Onuka’s appearance during the interval of 2017’s Eurovision Song Contest in Kiev showed a wider audience that which electronica aficionados have known for a while – Onuka are special. The group, founded in 2013, often incorporate traditional Ukrainian instruments alongside their techno beats, such as the sopilka, a wooden flute, and the bandura, a kind of lute. Indeed, history plays an important role for the group, with the group’s name, Onuka, meaning ‘granddaughter’, a homage to the lead singer’s grandfather who was an expert craftsman, restoring and making musical instruments.
This quartet defies simple genre labels with these multi-instrumentalists combining elements of folk, techno, jazz and much else into one heady fusion, or as one of the group’s members, Marko Halanevych, calls it, ‘ethno-chaos’. Distinctly recognisable by their Ukrainian folk costumes, this group has been touring internationally for several years now, winning over an ever-growing fan base. With their name stemming from old Ukrainian for ‘give and take’, this is one band worth giving a listen to.
Panivalkova are an all-female trio who first came into the spotlight during the eighth series of the talent show X Factor Ukraine, but this group have a far more musical credibility than that might suggest. Referring to their music as ‘sensitive minimalism’, the band often craft songs with nothing more than a drum, piano and voices, which come together to create a musical force far stronger than their individual parts. The band are also perfect for an international audience, singing in five different languages: Ukrainian, Russian, English, French and Spanish.
Odyn v kanoe
Odyn v kanoe, meaning ‘one in a canoe’ is an acoustic indie collective formed in 2010 in Lviv, and after several years of touring, they released their debut double album in 2016. The magic of their music is in no small part thanks to the transcendent voice of lead singer, Iryna Shvaydak. They came to prominence in part for their arrangement of a poem by one of Ukraine’s most well-known poets, Ivan Franko. The title of the poem, Choven, refers to a traditional Ukrainian canoe-like boat. This is the perfect music to drift you off to calmer waters.
Jamala came to international attention after winning the 2016 Eurovision Song Contest with her song 1944 that told of her Crimean Tatar ancestors’ forceful resettlement to Central Asia from Crimea under Stalin. But she has a musical career far beyond that victory and is well known in Ukraine for powerful music that draws upon a range of sources, especially jazz, soul and blues.
This acoustic duo originate from Kharkiv, the second-largest city in Ukraine and first made their mark on the music scene during the early 2000s, going on hiatus in 2007, before reuniting again in 2015 to the delight of fans. The pair fuse together acoustic charm with laid back reggae beats and close harmonies, also often mixing Russian, Ukrainian and English within one song.
SunSay is the spin-off project of Andriy Zaporozhets, one half of 5’nizza. He founded the band to expand the range of music he could make and release, moving more in the direction of hip-hop and funk. The musical project has found great success with seven albums over the past ten years. In one of the group’s biggest hits, Vyshe Golovy or Above your Head, Zaporozhets shares his potential life motto: ‘Sing, read and unravel the mysteries of the universe.’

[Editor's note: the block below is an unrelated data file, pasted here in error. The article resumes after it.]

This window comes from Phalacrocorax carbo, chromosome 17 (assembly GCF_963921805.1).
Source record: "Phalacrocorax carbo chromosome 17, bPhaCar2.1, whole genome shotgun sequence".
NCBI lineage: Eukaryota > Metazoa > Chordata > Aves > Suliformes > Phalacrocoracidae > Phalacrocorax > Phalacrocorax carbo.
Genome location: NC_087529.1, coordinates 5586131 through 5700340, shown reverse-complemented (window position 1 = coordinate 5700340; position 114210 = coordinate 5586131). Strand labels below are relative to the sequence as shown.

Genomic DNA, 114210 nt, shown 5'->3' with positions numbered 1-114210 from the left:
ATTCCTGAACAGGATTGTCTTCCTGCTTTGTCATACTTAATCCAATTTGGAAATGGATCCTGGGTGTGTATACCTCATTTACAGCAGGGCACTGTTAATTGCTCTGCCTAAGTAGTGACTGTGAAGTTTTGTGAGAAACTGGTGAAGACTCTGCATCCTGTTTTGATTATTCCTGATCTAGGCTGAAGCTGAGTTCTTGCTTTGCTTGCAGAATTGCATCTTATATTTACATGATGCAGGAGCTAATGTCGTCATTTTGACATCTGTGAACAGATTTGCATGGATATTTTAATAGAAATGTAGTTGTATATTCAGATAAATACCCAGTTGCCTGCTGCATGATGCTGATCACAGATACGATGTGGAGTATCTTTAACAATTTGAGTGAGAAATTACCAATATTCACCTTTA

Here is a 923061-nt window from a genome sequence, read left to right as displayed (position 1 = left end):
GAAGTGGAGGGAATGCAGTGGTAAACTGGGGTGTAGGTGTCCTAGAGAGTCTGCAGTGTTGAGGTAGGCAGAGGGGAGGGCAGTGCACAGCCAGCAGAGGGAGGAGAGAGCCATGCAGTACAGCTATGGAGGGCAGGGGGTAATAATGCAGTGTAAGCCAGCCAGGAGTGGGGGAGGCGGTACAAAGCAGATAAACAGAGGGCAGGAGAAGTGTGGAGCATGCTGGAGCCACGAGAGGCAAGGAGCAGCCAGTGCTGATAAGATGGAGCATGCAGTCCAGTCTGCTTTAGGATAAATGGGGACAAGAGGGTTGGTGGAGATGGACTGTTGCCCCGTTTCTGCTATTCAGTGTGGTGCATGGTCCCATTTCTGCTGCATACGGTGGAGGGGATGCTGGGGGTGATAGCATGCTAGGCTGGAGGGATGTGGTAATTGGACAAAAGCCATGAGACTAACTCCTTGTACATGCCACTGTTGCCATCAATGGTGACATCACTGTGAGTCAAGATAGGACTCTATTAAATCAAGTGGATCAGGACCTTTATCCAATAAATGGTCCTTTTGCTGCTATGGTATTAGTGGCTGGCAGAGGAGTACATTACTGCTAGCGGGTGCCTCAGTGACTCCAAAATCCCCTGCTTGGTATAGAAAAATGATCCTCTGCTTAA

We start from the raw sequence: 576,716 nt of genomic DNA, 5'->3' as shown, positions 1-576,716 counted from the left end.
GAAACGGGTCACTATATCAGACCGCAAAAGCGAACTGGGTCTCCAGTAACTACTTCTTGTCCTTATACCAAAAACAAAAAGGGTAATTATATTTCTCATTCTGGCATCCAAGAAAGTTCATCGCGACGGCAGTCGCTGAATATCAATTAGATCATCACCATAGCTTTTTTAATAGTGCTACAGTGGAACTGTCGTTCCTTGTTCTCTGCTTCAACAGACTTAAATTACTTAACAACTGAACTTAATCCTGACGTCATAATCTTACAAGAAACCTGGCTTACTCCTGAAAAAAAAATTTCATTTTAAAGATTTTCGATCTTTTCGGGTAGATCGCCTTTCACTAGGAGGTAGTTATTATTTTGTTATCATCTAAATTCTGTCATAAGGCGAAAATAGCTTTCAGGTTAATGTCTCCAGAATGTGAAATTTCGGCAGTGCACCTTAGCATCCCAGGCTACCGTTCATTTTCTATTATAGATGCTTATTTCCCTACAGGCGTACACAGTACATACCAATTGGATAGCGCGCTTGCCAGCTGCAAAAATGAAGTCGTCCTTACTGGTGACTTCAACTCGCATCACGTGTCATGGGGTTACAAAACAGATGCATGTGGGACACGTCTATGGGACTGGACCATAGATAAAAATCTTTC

Iamyou are part of the reason why Kiev’s reputation as a centre for indie music is in ascendance. The group, originally from the small Northeastern city of Nizhyn, has been infusing the capital’s music scene with their experimental beats and catchy riffs for some time now and have worked their way into the hearts of many Ukrainian hipsters and indie music connoisseurs.
A key player on the blossoming electronic scene in Kiev is Mari Cheba. Exploring a range of musical influences, from downtempo dance music to rock, the constant in the range of music remains Cheba’s stunning vocals. The vocalist and her band have been causing a stir in Ukraine and were nominated in the category ‘Discovery of the Year’ at the 2016 Yearly Ukrainian National Awards (YUNA).
At the avant-garde end of contemporary Ukrainian music, Dakh Daughters are a creation of Kiev’s Dakh Contemporary Art Centre, inspired by traditional French cabaret. Comprised of seven actors, dancers and musicians, they perform with white-powdered faces and bright red lips, yet it is still their sound that leaves the lasting impression. Since 2012, they have been playing across Europe at a range of festivals and in 2016, the group released an album. A worthwhile adventure in music.
Make Like a Tree
Sergey Onishchenko, the man behind Make Like a Tree, is a perennial wanderer. His first album is a result of his three year long hitchhiking journey from Ukraine to New Zealand. He recorded songs along the way and performed 250 gigs in 200 locations, in places as diverse as Bali and Hong Kong. His gentle vocals over a range of instrumental arrangements make for atmospheric meditations on time and love – one song even takes on the perspective of a bird overlooking a rainforest. The perfect accompaniment for reflective travels.
Lemko Bluegrass Band
Bluegrass may not be the first genre you would associate with Ukraine, but this band make it work. Lemko refers to an ethnic group who traditionally live in Lemkivshchyna, a region in Western Ukraine, in the southern part of the Carpathian mountains. As the group describes themselves, they combine ‘Lemko bluegrass, Carpathian blues and Western swing’, a combination winning them toe-tapping fans both at home and abroad.